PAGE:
8 Letter from the Minister of State Development, 20 April 1961

Victoria Minister of State Development Public Offices

Melbourne, C2

Ref: N.1.

20th April, 1961

Dear Mr Barclay, Re Hattah Lakes National Park

With reference to your personal representations and, in particular, the enquiry on behalf of Miss Mary Chandler, Honorary Secretary of the Sunraysia Field Naturalists Club, Box 284, Red Cliffs, seeking information as to when the Hattah area is to be proclaimed a National Park, I have to advise that the Hattah Lakes area is now a National Park and has been approved by Parliament (see National Parks Amendment Act No. 6642 which was assented to on 7th June, 1960).

Yours faithfully,

Cr N Barclay, MLA, Box 263

Red Cliffs, Vic.

[Handwritten addition] With compliments, [signed] N Barclay.


Archives of the Sunraysia Field Naturalists Club

Mildura Historical Society

9 John Plant and Eileen Ramsay near the Murray River

Eileen Ramsay formed a lasting friendship with a fellow field-naturalist, the young John Plant. They would often go on collecting expeditions in Eileen’s car; she looking for plants and he foraging for insects and butterflies. According to Mary Chandler, it was thanks to John Plant‘s efforts that Eileen’s botanical collection was so well and categorically organised.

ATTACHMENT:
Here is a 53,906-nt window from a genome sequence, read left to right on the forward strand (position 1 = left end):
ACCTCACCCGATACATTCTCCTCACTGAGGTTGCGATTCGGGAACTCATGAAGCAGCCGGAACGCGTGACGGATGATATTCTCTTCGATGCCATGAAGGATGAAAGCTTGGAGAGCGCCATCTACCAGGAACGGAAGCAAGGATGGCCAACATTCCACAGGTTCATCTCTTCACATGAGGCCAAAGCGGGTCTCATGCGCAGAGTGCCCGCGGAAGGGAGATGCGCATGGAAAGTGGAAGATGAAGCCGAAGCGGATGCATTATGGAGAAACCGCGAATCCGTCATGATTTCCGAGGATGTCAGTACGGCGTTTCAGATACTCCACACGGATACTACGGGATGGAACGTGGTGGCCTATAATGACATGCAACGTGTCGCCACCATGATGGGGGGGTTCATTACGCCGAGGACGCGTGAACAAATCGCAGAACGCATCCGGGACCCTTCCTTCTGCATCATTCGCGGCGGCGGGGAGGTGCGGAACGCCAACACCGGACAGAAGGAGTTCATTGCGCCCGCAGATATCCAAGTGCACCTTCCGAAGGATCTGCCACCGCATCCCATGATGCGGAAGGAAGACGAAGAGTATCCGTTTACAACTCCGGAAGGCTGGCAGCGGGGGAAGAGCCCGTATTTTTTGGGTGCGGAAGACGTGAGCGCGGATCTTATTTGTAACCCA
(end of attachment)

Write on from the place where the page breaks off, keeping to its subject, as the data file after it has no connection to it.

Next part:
Source: Photograph by Mary Chandler

Clustered Everlasting

No 892, NH

Helichrysum semipapposum

Clustered Everlasting

Collected by HE Ramsay

21 September 1952

East of Calder Highway 2 or 3 miles in from Railway crossing known as Castle’s

Almost ¼ ac, the last 4 years growth at above right – still on shrubby plants which are about 16” high. At moment of mounting their scent of rancid coconut is still strong. On a sandy flat beside sand ridge on side track going N.

10 Specimen collection sheet from the HE Ramsay Collection, 1952 Source: The HE Ramsay Collection, photographed by the artist, prior to remounting in 2015 by the National Herbarium of Victoria

11 Transcribed notes on Porcupine Grass from collection sheets, 21 September 1950

No 72 Triodia irritans scariosa R.Br. Porcupine grass. 15.9.49, Nowingi. Note reddish rosette in young new growth. Note. Generally alluded to as Spinifex. The correct botanical name of which is Spinifex hirsute Labill, Spiny rolling grass.